This year, I have the honor of co-chairing the Think20 Task Force on “Purpose & Performance: Reassessing the Global Financial Order” during India’s presidency of the G20. As part of this process, I was recently invited with fellow Co-Chair Hans Peter Lankes from the London School of Economics to organize a panel at the Global Solutions Summit on “Making Global Finance Fit for the Climate and Development Challenge”.
The Global Solutions Summit in Berlin in May 2023 provided a valuable platform for leaders from various sectors, including policy, academia, civil society, and the private sector, to come together for two intense days of proposing and debating research-based policy recommendations. With over 100 speakers and 1,000 international, on-site guests, the summit aimed to develop urgently-needed global solutions to today’s systemic crises. Distinguished figures such as German Federal Chancellor Olaf Scholz contributed their insights to the event.
Our session specifically centered around financing climate change and brought together a diverse panel of experts. Hubert Danso from the Africa Investor Group, Prashant Poondla from SEEK Development, Marie-Ange Saraka-Yao from Gavi, the Vaccine Alliance, and Alexander Sattler from Deutsche Bundesbank joined us to delve into this critical topic.
It is widely acknowledged that realizing the Sustainable Development Goals (SDGs) and global climate goals requires a significant increase in financial investments, particularly in the Global South. This funding must come from a multitude of sources, both public and private. The availability of global financial savings, which amount to hundreds of trillions of dollars, should be a manageable factor. However, despite years of rhetoric and numerous initiatives, very little finance is currently flowing toward addressing the climate and development challenges faced by countries in the Global South. This realization has increased awareness that the current global financial order no longer serves its intended purpose.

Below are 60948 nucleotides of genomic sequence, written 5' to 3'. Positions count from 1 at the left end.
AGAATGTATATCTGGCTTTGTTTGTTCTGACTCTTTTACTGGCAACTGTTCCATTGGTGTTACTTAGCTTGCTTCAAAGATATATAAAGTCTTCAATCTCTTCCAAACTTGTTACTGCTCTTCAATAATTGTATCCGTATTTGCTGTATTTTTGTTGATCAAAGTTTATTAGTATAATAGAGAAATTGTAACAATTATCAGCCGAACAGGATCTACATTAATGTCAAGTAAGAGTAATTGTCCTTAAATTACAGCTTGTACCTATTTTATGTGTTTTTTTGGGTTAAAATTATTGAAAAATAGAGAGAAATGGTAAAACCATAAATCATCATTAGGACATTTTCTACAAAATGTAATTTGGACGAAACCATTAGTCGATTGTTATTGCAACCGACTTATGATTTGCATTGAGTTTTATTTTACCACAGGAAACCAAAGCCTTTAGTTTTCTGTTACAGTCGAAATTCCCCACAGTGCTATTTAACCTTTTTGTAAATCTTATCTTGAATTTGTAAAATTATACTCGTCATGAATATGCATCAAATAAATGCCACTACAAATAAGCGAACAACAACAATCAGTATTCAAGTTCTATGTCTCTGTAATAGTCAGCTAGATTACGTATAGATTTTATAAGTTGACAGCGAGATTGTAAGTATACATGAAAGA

So, what will it take to achieve a sustained, many-fold increase in financial volumes at a low cost? Success in this endeavor will likely necessitate fundamental changes in the institutions’ mandate, operating model, and governance that underpin the current global financial order. Additionally, it calls for far-reaching innovation and adjustments in the regulations and financial architecture governing private capital flows. These transformations are necessary for a practical path to achieving the climate and development goals that the global community set for itself in 2015 in Addis Ababa and Paris.
During our panel session, despite the limited timeframe of 45 minutes, we engaged in a thought-provoking and constructive discussion between our panelists and the audience. We explored various avenues to mobilize financial resources for climate change and development initiatives. Key discussion topics included the role of public finance, the importance of private sector engagement, the need for innovative financial instruments, and the significance of international cooperation and collaboration.
Our panelists shared their expertise and experiences, illuminating the challenges and opportunities in financing climate change projects. Hubert Danso highlighted the importance of creating an enabling environment to attract private sector investments in sustainable projects across Africa. Prashant Poondla emphasized the need for innovative financing mechanisms and leveraging global partnerships to bridge the funding gap. Marie-Ange Saraka-Yao highlighted the successful models of public-private partnerships in the health sector, drawing lessons for climate finance. Alexander Sattler provided insights from the perspective of a central bank, emphasizing the role of effective regulation and risk assessment to facilitate sustainable finance.
While our session at the Global Solutions Summit offered only a glimpse into the complex issue of financing climate change, it served as a platform to generate ideas and drive momentum for change. The discussion highlighted the urgency of reevaluating the current financial order and catalyzing the necessary.